After Bellita’s set, an preplanned takeover brought several American musicians — alto saxophonist Antonio Hart, bassist Ben Williams and pianist Christian Sands — onstage with a Cuban drummer. Their performance was spirited and strong, but Sands later told me that the real action transpired off the stage, as they were walking through Old Havana in the wee hours and stumbled across a street jam.
A similar energy, bracing and combustible, could be found at a few different Afro-Cuban rumbas around the city, including the regular Sunday-afternoon tourist draw at Callejón de Hamel, a narrow, art-filled alleyway in the Cayo Hueso district.
I was even more taken with the rhythmic power and dynamism of Explosión Rumbera, a brilliant ensemble presented as part of the weeklong International Jazz Day festivities, in an outdoor plaza next to the Teatro Mella. (If I were to single out one standout musical experience from the trip, this would be a contender.)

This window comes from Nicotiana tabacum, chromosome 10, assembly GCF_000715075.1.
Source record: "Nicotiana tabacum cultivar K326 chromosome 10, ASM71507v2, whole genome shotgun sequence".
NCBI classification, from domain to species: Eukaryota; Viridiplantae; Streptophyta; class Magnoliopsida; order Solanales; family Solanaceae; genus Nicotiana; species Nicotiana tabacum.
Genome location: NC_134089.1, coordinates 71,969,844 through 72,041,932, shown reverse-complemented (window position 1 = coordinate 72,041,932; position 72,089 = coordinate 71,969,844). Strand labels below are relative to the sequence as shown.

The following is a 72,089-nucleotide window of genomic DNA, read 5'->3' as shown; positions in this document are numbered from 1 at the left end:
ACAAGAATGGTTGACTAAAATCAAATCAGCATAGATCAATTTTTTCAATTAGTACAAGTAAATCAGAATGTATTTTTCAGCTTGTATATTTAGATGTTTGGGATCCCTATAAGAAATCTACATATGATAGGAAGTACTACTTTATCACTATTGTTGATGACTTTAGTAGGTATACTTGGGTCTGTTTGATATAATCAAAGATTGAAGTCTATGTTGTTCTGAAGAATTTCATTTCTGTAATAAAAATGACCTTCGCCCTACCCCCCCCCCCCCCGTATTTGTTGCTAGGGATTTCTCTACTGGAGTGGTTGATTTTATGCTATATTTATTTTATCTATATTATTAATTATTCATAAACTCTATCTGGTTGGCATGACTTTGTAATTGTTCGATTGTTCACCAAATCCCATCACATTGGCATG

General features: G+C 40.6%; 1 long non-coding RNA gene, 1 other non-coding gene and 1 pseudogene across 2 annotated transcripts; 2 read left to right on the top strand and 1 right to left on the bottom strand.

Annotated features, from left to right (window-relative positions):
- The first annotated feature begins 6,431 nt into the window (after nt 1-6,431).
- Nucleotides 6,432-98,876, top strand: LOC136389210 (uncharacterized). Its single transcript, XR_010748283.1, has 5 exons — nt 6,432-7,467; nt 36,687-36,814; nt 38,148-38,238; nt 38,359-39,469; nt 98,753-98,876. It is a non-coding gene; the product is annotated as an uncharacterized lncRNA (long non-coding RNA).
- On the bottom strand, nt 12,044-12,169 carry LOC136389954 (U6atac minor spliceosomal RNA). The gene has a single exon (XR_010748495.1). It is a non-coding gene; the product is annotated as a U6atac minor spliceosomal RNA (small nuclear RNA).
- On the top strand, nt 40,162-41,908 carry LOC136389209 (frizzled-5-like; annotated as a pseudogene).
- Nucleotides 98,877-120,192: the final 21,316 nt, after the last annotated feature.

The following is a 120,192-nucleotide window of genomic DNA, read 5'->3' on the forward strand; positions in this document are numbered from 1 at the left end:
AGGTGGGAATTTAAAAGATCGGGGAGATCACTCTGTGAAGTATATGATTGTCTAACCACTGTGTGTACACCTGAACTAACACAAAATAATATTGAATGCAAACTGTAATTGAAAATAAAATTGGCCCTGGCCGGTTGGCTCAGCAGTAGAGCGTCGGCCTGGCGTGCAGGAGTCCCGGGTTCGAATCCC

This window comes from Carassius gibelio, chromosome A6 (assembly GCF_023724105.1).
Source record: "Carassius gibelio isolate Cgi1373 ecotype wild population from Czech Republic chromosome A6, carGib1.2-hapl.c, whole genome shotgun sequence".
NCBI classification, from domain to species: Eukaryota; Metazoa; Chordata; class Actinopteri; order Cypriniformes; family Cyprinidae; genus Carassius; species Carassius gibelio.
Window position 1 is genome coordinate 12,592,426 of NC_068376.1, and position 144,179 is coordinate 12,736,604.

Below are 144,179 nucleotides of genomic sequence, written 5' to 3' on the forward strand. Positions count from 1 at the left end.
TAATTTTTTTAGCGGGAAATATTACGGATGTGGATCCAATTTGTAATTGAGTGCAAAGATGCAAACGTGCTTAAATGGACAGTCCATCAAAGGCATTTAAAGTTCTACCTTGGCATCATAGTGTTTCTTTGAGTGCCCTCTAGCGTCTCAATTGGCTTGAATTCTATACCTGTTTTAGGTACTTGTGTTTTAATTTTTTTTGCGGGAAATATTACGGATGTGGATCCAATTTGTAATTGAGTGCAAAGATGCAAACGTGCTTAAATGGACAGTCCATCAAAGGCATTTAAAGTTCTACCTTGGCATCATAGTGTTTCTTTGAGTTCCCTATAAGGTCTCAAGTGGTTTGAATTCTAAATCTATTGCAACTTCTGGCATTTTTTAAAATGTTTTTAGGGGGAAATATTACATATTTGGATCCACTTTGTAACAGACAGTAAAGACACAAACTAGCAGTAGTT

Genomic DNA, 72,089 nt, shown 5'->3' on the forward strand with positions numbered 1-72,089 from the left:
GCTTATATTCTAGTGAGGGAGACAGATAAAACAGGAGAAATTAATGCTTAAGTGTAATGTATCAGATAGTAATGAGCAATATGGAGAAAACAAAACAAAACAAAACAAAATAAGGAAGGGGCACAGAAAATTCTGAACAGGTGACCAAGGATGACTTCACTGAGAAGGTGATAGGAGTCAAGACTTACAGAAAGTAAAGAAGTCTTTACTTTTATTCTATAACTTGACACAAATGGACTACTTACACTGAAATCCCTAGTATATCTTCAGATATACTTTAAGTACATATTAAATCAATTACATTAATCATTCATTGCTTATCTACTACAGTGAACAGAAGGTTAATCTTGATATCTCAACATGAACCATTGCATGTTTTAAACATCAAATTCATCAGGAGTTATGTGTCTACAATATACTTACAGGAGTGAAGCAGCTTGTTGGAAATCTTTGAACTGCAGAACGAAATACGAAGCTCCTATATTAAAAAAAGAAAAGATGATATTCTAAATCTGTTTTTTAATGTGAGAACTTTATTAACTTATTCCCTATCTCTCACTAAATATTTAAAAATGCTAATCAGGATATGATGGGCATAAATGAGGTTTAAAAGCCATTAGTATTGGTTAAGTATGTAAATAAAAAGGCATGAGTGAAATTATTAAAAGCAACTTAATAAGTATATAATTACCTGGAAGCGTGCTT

Another lasting impression was made not by a performance so much as the scene at a given place: La Fábrica de Arte Cubano, a stylish art complex that occupies the vast, labyrinthine footprint of an old cooking oil plant. Since opening a few years ago, the Fábrica has become the heart and hub of Havana’s youthful creative class: Over the course of several visits, I stumbled across a fashion show (complete with runway models), a pop-funk DJ set (complete with crowded dance floor) and multiple exhibitions (running the gamut from chic multimedia work to outsider folk art). Horacio “El Negro” Hernandez, the great Cuban drummer, told me unequivocally that the Fábrica was the place to hear the latest developments in the local jazz scene.
In the main music venue on the premises, I got a good taste of the Ramón Valle Trio, led by its namesake pianist and composer, who now resides in Europe. I didn’t stay long enough to catch an elated collaboration between Valle and that evening’s headliner, bassist Marcus Miller. But Valle proudly posted some evidence of the encounter after the fact.
The promise of a breezily cooperative cultural exchange was the overarching theme of the trip, officially riddled as it was with educational clinics, pointed guest appearances and intentional collisions. The Global All-Star Concert was an insistent distillation of this ideal, almost to the point of parody. But that doesn’t mean transnational dialogue was something other than a practical reality, even away from the grandeur of a gala stage.